My family's been playing Munch a bit in the last few days. They never played it when it came out, and it's been interesting to see them play now. It's been my chance to see it clearly too, since I was tainted close to development. Some things I've seen -

  • It's very difficult for people involved with production to see the product with any clarity. The only people who really saw the game clearly were the MS guys (Phil, Andrew, Jesse, Troy, Steve, Chris) that came in late to help us. Everyone at Oddworld was seeing something other than what was in the actual product.
  • My sister thought the voices and characters were great. However, they really weren't played up well. I could tell from her reactions that if the humor and character just kept going strong, she would have been laughing and loving it. Instead, once you see the characters for a few seconds, the novelty is over, and they don't give you anything to keep you interested. There could have been a lot more variations and little moments that really played up the characters and humor more.
  • Wow, the controls just *suck*. This is a hard one, since I did a lot of the code on the basic motion and controls. The movement is twitchy and hard to control. The jump button frequently doesn't respond when you hit it. The jump itself is way too fast. This is something that Phil Teschner and Jon Blow argued about strongly during development, and I agreed. I tried to do a little work to improve the jump button response, but it just wasn't a priority, and the game ended up being un-responsive and full of latency.
  • Overloaded A button. Everyone in my family is horribly frustrated by this. You try to sneak up behind a Slig and pick him up. You hit A and jump instead, which alerts him and blows the whole thing. Munch is getting smacked and you want to use a vendo; you hit A and jump instead, or zap a fuzzle cage, etc.
  • Tap/Hold on the buttons giving you two different actions. I thought this was a good idea, and it feels just fine to me, because I know how to do it. The rest of my family, however, is totally confused by it. My little brother thought that holding was always a stronger version of tapping, so holding was always better. This is probably because that's actually true for "Hello"/"All of ya" and because you often need to hold down the jump button to make it actually do it.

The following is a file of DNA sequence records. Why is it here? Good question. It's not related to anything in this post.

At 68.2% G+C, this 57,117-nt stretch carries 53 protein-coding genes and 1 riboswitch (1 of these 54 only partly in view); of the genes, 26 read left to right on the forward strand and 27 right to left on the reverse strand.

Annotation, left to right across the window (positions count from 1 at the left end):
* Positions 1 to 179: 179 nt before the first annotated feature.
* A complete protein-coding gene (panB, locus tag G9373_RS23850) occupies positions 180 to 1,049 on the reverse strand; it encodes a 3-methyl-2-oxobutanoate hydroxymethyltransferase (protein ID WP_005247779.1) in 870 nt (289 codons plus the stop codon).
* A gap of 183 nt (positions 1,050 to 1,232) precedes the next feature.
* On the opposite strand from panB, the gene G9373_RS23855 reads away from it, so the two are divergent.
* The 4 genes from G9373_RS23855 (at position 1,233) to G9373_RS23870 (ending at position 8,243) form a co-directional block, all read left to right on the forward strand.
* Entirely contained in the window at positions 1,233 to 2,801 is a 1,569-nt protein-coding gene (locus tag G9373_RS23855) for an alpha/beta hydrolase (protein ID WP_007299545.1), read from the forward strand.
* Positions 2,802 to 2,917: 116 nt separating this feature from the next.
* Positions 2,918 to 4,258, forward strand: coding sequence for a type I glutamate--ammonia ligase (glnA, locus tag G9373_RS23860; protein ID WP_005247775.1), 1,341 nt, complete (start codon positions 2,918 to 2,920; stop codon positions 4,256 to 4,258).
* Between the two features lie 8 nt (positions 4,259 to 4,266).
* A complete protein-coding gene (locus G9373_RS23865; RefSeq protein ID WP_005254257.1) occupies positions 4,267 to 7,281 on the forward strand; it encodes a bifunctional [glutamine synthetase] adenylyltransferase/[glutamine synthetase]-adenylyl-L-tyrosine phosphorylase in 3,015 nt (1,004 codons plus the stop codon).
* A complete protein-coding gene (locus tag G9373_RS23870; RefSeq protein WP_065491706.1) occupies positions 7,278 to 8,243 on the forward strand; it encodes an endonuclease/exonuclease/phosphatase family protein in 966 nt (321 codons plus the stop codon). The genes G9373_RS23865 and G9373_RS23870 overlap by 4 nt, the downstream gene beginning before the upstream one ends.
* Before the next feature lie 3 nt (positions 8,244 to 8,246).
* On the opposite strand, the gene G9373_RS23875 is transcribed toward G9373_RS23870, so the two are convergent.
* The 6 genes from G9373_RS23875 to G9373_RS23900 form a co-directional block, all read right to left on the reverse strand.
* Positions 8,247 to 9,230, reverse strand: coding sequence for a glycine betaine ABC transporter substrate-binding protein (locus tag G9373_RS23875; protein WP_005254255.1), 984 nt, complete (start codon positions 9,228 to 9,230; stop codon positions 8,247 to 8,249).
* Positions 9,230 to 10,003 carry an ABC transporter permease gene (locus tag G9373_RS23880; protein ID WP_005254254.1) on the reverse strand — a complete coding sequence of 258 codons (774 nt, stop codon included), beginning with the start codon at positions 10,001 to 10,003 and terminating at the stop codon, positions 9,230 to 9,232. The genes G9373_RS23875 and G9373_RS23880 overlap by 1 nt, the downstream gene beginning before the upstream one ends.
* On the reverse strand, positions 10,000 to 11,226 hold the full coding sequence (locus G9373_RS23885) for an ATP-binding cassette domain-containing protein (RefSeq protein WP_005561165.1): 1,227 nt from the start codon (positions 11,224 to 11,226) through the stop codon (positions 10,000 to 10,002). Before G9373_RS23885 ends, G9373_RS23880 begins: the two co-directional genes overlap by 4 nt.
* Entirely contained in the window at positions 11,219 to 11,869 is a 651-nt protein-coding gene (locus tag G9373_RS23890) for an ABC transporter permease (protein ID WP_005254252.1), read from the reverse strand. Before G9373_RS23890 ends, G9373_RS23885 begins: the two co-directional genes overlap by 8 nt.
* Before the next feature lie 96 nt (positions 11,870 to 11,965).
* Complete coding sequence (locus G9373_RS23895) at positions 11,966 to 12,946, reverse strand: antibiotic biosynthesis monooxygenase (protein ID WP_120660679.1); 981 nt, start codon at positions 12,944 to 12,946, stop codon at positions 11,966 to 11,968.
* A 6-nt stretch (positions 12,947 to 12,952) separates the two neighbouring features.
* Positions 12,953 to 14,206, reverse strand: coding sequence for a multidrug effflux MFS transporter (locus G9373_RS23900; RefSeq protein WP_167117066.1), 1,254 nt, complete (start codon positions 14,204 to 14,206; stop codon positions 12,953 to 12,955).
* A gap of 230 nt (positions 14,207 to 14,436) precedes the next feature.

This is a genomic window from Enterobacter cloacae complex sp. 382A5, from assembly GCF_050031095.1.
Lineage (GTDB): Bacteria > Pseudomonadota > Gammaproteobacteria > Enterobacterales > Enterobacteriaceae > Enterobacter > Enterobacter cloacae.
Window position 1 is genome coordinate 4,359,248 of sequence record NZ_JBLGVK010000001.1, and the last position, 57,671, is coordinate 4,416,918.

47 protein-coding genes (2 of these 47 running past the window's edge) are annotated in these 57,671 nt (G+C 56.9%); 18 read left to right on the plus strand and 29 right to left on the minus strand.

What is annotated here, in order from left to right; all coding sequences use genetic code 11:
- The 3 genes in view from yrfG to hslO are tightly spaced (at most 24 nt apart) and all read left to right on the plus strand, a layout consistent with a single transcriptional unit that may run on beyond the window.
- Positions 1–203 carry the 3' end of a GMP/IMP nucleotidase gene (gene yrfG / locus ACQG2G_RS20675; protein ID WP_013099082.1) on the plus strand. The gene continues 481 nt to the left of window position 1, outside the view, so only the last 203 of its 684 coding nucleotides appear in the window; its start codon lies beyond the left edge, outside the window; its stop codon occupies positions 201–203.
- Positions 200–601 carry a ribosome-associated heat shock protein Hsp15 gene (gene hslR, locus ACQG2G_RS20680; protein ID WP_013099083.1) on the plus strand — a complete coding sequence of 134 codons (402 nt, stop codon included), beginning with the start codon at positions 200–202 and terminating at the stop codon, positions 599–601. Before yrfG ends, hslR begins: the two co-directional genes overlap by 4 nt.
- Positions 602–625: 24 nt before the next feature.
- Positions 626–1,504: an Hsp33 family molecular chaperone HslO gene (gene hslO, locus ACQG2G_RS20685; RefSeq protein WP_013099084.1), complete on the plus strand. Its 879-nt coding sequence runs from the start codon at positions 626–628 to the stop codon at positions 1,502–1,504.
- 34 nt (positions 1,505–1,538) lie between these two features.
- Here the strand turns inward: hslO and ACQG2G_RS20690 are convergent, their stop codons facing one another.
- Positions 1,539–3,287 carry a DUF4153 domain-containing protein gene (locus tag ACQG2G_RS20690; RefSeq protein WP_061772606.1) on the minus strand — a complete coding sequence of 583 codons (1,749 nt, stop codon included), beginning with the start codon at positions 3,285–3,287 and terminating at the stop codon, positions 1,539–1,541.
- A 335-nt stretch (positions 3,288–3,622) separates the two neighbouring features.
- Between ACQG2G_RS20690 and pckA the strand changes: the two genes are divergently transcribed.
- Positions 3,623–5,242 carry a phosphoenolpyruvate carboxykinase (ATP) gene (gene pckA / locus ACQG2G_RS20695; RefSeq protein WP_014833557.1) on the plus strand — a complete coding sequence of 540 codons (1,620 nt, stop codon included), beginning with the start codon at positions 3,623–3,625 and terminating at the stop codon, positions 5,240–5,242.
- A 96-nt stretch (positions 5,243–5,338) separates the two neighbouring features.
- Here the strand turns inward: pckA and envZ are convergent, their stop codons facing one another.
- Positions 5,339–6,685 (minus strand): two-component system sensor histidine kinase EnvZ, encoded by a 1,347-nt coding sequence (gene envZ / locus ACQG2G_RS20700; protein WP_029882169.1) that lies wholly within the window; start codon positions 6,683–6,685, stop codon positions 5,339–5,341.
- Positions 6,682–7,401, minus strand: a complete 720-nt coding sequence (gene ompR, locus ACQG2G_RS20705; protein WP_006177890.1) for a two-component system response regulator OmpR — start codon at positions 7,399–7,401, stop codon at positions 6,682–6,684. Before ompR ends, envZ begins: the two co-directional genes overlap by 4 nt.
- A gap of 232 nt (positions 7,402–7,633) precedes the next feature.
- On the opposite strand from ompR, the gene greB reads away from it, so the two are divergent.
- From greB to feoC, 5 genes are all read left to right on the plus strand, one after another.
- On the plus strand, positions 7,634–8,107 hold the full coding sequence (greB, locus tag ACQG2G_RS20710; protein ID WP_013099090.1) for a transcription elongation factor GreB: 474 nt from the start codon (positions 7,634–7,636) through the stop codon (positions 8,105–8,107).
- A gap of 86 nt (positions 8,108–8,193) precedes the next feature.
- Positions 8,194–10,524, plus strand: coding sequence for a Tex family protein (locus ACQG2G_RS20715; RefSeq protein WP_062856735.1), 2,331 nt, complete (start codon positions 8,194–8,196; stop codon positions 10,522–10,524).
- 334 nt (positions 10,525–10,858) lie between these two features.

• The graphics kind of blow. The Snoozer and some of the other characters look good, but the backgrounds just look really flat, almost semi-cardboard-cutout looking. The fake lighting model and texturing and low poly counts and such are just no good. The artists believe that they can make things look great with polys and textures, but it's just not true. You need dynamic lighting and consistent imaging to really make a world look 3d, rounded, responsive, real. It's the difference between a virtual world and a diorama.
  • Not enough of what's fun. We love playing the Snoozer. We kind of like the crane. We enjoy throwing bombs. We like the races in the wheel-chair, like Paramite run and Brewery To Be. These things occur far too rarely.
  • Too much of what's tedious. Doing the same task over and over, like picking up Mudokons and throwing them somewhere - that's very tedious. Because the controls and jumping are so bad, any kind of jumping puzzle is horrible. Many people at Oddworld took this to mean that "jumping puzzles aren't fun". No - they're fine in Mario, Crash, Jak, etc. They're bad in Munch because the control and the puzzles are rot.
  • Basic misunderstanding of the core mechanics. Two major things in Munch are just horribly broken - the two player respawning with the egg, and the spooce ball. The spooce ball can kill any enemy, just because depossessing kills them. This makes all enemies trivial, since you can regrow shrubs to get your spooceball at any time. Also, the egg respawning means you can never die, and it lets you teleport around the level. If you can get one of your guys across the level to another egg spawner, you can just kill off the other one and this lets you teleport your buddy. This lets you bypass lots of puzzles. These things would have been ok if they'd been understood better. I know from being there that up until very late, we wanted Munch to be more of a persistent world. It was only realized very late that everything had to respawn, it had to be more of a true puzzle game with set puzzles that reset themselves and force you to take them on as a whole. The puzzle model is fine, it's awesome in Klonoa or Heart of Darkness, but it's something you really have to embrace and understand in your game design.